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COVID relief and stimulus for industry

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Following the emergence of the novel coronavirus in the Chinese city of Wuhan in late 2019, Taiwan quickly established the Central Epidemic Command Center on January 20, 2020 to coordinate disease prevention and response measures at the national level. As the virus spread, it dealt heavy blows to many industries and businesses in its path. Taiwan's government responded quickly with a three-pronged plan of disease prevention, industrial relief and economic stimulus: Disease prevention includes strict border controls together with local prevention and mitigation strategies. For industries and businesses hit by the outbreak, the government has rolled out relief programs—regardless of industry—with the aims of distributing benefits equally, achieving immediate results, strengthening industrial foundations, and accelerating public works projects.

Taiwan also promulgated the Special Act for Prevention, Relief and Revitalization Measures for Severe Pneumonia with Novel Pathogens on February 25, 2020, authorizing an initial special budget of NT$60 billion (US$2 billion). This special budget was expanded by NT$150 billion (US$5.1 billion) via amendment of the act on April 21. As the pandemic grew worse and global economic growth weakened further, Taiwan increased the budget again by an additional NT$209.947 billion (NT$7.1 billion) in October. Covering everyone from families and disadvantaged groups to companies and industries, the package provides such support as individual tax breaks and household expense subsidies, as well as relief, stimulus and tax cuts for businesses and industry. Also included are a full range of preparatory measures targeting epidemic control and amelioration, from follow-on prevention and treatment to the purchase and development of vaccines.

Three types of relief

Financial aid: An allowance has been established to provide guarantees on up to NT$750 billion (US$26.4 billion) in financing for businesses, medical organizations, educational institutions and workers facing COVID-19 disruptions. For similarly affected small and medium-sized enterprises, interest subsidies are available for existing loan repayment extensions, borrowing to cover salaries and rent, and loans to fund stimulus-driven capital expenditures and cash-flow requirements.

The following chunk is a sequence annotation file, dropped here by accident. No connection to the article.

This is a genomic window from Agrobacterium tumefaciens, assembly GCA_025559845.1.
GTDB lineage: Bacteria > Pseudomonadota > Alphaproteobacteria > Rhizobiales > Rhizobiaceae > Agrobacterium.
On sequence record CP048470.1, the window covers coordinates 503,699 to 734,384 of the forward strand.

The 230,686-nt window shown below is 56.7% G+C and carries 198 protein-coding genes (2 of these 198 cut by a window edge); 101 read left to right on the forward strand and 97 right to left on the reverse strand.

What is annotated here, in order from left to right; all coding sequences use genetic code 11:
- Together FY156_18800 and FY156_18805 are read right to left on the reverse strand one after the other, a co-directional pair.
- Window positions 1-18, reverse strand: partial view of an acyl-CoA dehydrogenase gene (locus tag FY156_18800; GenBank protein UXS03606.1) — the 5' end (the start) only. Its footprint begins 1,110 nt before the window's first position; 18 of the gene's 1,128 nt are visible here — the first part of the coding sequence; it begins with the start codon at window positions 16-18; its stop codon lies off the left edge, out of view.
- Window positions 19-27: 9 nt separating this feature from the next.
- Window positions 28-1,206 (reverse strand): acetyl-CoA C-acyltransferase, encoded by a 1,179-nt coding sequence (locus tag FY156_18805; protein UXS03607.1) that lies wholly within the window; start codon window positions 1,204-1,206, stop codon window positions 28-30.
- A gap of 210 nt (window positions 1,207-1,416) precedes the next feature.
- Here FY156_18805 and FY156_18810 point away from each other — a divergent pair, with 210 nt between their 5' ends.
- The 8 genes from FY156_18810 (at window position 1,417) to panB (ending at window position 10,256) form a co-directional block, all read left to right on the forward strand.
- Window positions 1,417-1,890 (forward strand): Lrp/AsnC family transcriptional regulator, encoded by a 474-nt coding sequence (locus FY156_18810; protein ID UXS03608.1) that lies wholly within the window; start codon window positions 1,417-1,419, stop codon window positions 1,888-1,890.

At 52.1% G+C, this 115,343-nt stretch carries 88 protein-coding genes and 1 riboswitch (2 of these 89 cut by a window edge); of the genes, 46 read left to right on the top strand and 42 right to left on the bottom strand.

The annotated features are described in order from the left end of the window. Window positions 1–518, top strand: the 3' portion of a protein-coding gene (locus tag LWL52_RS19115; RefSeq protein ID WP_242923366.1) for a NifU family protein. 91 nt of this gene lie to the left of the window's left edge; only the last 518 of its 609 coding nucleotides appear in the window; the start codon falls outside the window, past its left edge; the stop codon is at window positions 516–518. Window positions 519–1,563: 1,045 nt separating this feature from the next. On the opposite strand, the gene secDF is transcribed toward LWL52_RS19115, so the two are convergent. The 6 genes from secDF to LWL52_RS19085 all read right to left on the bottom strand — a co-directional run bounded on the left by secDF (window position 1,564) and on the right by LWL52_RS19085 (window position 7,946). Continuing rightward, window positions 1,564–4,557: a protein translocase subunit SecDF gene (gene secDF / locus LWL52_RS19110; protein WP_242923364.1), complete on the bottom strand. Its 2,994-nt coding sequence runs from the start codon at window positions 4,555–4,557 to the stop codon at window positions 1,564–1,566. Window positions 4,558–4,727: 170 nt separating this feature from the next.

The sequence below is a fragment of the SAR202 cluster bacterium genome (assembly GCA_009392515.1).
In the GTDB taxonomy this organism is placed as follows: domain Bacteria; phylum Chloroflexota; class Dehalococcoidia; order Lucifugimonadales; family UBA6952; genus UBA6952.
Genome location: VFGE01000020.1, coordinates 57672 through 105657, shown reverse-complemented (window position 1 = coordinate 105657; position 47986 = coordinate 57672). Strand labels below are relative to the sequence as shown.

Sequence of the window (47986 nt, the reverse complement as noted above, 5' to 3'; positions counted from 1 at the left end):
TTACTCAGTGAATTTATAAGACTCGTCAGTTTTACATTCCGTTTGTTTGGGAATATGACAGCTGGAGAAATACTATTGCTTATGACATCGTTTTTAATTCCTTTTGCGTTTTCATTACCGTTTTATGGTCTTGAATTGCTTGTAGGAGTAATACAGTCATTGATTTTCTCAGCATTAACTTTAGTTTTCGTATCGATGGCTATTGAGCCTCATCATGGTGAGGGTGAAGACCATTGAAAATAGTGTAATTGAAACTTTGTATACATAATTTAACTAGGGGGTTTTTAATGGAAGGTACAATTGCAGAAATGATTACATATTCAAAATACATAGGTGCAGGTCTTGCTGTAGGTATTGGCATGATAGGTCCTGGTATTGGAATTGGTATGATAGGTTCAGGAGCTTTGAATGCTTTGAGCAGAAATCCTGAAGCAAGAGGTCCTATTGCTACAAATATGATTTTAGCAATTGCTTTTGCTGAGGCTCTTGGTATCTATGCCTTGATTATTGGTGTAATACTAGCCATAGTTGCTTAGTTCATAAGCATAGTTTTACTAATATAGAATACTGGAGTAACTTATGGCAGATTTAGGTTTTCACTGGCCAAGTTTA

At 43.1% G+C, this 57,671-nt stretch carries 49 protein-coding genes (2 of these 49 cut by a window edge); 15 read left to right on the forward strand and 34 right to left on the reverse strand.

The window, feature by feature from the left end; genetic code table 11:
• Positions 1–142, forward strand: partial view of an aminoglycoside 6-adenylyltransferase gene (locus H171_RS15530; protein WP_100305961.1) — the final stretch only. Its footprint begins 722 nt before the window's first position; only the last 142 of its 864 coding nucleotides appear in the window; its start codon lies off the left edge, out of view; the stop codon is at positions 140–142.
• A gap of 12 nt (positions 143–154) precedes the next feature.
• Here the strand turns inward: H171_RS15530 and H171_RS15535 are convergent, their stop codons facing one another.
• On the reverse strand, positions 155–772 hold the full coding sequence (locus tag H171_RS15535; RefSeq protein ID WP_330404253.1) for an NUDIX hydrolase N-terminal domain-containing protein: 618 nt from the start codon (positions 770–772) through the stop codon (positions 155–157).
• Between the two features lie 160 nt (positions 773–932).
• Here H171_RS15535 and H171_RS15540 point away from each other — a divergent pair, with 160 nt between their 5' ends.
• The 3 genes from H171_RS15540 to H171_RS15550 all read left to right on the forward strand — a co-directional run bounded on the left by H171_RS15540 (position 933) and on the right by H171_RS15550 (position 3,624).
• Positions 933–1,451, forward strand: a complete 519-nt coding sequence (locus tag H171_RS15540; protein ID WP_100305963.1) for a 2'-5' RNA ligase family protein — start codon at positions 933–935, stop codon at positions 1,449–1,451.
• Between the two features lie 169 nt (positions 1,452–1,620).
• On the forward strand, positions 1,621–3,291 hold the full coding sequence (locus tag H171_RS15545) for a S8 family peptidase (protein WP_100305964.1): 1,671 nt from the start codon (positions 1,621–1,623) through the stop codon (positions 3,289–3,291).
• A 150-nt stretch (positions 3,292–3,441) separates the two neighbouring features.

Employment assistance: To help employees, subsidies are available to supplement salaries for furloughed or short-time workers and to encourage them to undergo training while on leave. Workers who lose jobs during the outbreak will receive the usual unemployment payments, and companies hiring these workers will receive compensation. As for employers, government assistance will go mainly toward stabilizing employment relations. Priority assistance will be given to affected SMEs and high-risk manufacturers for health and safety-focused facility and equipment upgrades during the pandemic. Subsidies have also been expanded to encourage companies to promote a healthier work-life balance for employees.

Tax breaks: For hard-hit small proprietorships exempt from revenue reporting, tax authorities are lowering assessed sales and taxes, and full tax exemptions may be granted as appropriate. Assistance in applying for refunds of overpaid business taxes is also provided. Profit-seeking enterprises that lose business income due to COVID-19 can deduct the losses from taxable income, and deadlines have been eased to allow for temporary postponements and instalment payments. Tax breaks will be given to employers who pay employees during time off due to the coronavirus. Taxpayers receiving government-provided subsidies and allowances may exclude such assistance from taxable income.

Stimulus initiatives for industry

Industries serving domestic demand: Numerous stimulus measures have been introduced to encourage consumer spending and revitalize businesses that cater to domestic demand. These include "triple stimulus" vouchers covering a wide range of general goods and services, "Arts FUN Go" vouchers to boost arts and culture spending, coupons aimed at sports and fitness-related purchases, agritourism e-tickets, and Hakka E-coupons to spur purchases in designated Hakka communities. The government also initiated subsidies to expo and tourism enterprises.

Manufacturing industry: On-demand technical guidance and solutions assistance for companies facing pressing technical bottlenecks are available, while traditional industries and small and medium-sized enterprises can seek subsidies to support innovative research and development. For affected workers, there is dedicated vocational training designed to revamp skillsets and stabilize employment as the economy upgrades and transforms. Digital technologies are also being applied to improve marketing, expand sales and raise the international prominence of Taiwan's domestic manufacturers.

Additional stimulus: The government's promotion of three major investment incentive programs aimed at overseas and domestically based Taiwanese companies has succeeded in attracting over NT$1.1 trillion (US$38.7 billion) to investment projects in Taiwan. Public works projects have also been accelerated. Finally, responding to growing demand from businesses setting up in countries targeted by the New Southbound Policy, Taiwan is enhancing cooperation and coordination with these nations to speed the relocation of industry.

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